Tom Brokaw is riding high. And he's dressed appropriately, wearing cowboy boots, while sitting at his desk in his NBC News office.
Brokaw signed a five-year contract over the summer that reportedly pays him $7-million annually and $3-million in General Electric stock. The deal followed CNN's attempt to lure Brokaw away from NBC with a similar salary.
It's difficult to escape Brokaw while visiting New York. Travel down to Times Square between 6:30 and 7 p.m. any weekday and you'll see the NBC Nightly News with Brokaw on a huge (35 by 27 feet) Astrovision screen.
Brokaw doesn't publicly wear a king's crown to go with the cowboy boots, though. After 35 years in the TV news business, he's aware of the changing tides.
"Everything has been working well for our show and the rest of the news division," he says. "A lot of factors are involved in (the show's) popularity: the cable connections (MSNBC, CNBC), Dateline NBC, Today and, of course, the overall popularity of the network, particularly in prime time.
"It wasn't that long ago that I was really disheartened about what was happening here. I thought seriously about leaving."
Brokaw's reference: The disastrous fiasco on Dateline in November 1992 when news producers staged General Motors truck explosions to illustrate the lack of safety devices.
"Things have changed, both for us and for the viewers," he says. "Andy Lack (president of NBC News) has brought back confidence within our organization, and that has transferred to the audience."
Still, Brokaw won't go completely down the humble road when talking about the success of NBC Nightly News, where he also operates as major editor.
"There are solid reasons why our nightly news report is gaining viewers," he says. "I think we've become more people-oriented. Our critics say we have a softer image. I prefer the term friendly."
Some industry analysts say NBC Nightly News is running fewer and longer stories, with less emphasis on government and more human-interest stories.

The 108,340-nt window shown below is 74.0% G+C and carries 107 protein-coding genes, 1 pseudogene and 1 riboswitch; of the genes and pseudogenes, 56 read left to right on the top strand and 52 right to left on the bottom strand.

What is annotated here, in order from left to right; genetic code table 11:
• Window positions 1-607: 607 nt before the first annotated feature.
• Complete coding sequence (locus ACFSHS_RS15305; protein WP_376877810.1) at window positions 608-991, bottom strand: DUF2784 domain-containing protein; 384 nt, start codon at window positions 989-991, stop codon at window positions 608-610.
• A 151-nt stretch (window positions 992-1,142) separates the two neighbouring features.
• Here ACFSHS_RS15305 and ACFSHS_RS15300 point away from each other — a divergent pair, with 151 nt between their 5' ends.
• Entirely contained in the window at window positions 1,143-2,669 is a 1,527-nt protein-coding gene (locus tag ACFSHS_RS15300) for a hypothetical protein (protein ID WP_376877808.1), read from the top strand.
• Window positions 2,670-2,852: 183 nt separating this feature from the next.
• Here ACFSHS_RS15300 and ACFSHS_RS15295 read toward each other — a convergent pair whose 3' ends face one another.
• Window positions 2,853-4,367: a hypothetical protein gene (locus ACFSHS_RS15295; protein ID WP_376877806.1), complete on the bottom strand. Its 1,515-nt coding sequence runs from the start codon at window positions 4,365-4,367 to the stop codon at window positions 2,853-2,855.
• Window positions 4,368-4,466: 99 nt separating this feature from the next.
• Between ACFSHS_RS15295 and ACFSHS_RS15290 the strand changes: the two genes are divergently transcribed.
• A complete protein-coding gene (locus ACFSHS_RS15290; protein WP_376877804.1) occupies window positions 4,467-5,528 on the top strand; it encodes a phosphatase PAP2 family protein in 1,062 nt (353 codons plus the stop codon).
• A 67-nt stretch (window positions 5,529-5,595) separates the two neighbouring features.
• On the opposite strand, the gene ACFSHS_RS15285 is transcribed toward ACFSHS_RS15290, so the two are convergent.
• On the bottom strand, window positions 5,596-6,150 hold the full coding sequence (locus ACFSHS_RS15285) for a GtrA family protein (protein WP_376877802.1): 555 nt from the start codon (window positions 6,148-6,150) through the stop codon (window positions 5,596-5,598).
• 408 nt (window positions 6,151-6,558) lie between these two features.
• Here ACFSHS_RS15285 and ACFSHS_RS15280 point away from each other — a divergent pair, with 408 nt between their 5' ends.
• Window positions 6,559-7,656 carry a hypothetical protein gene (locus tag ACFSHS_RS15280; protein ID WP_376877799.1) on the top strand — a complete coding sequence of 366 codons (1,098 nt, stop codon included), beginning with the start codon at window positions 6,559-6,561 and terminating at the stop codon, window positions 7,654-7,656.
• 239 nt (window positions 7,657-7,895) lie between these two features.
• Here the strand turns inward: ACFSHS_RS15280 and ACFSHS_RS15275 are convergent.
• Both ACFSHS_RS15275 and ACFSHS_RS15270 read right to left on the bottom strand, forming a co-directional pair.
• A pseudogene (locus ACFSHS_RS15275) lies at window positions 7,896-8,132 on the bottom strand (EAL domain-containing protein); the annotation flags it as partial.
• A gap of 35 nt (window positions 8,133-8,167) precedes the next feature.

However, Brokaw points to an ongoing series, "The Fleecing of America," as a story that combines government with people: "It deals directly with something close to the heart of all viewers: how tax dollars are being wasted."
All of which brings up the ongoing network debate about "news purity."
60 Minutes executive producer Don Hewitt recently lashed out at network news, saying hype and promotion have supplanted old-fashioned reporting and legwork. While Hewitt's comments were aimed mainly at newsmagazines, his criticism has sparked a debate about overall network coverage.
Naturally, Brokaw has an opinion: "Don has created a tempest in a teapot. He seems compelled to make arguments like this every year or so."
Brokaw, whose at-home viewing encompasses cable's C-SPAN and public television's Frontline, would like to get more deeply involved in hourlong documentaries, a news form that has all but disappeared from the network schedules.
Brokaw points to June's Why Can't We Live Together?, in which he probed the problems of residents living in an integrated community in suburban Chicago.
"We want to do more of those. It's a matter of time and worthy subject matter," he says. Brokaw indicates that at least three documentaries are on the drawing board, including one dealing with environmental issues.
Some at NBC think the new five-year contract will be his last for Brokaw, at least as a full-time NBC News anchor. He's 57.
"My main problem is getting away from it all," Brokaw says. "I really can't find time anymore to go pheasant-hunting in my native South Dakota."
He adds with a grin: "Or maybe it's because I'm getting too old to do that."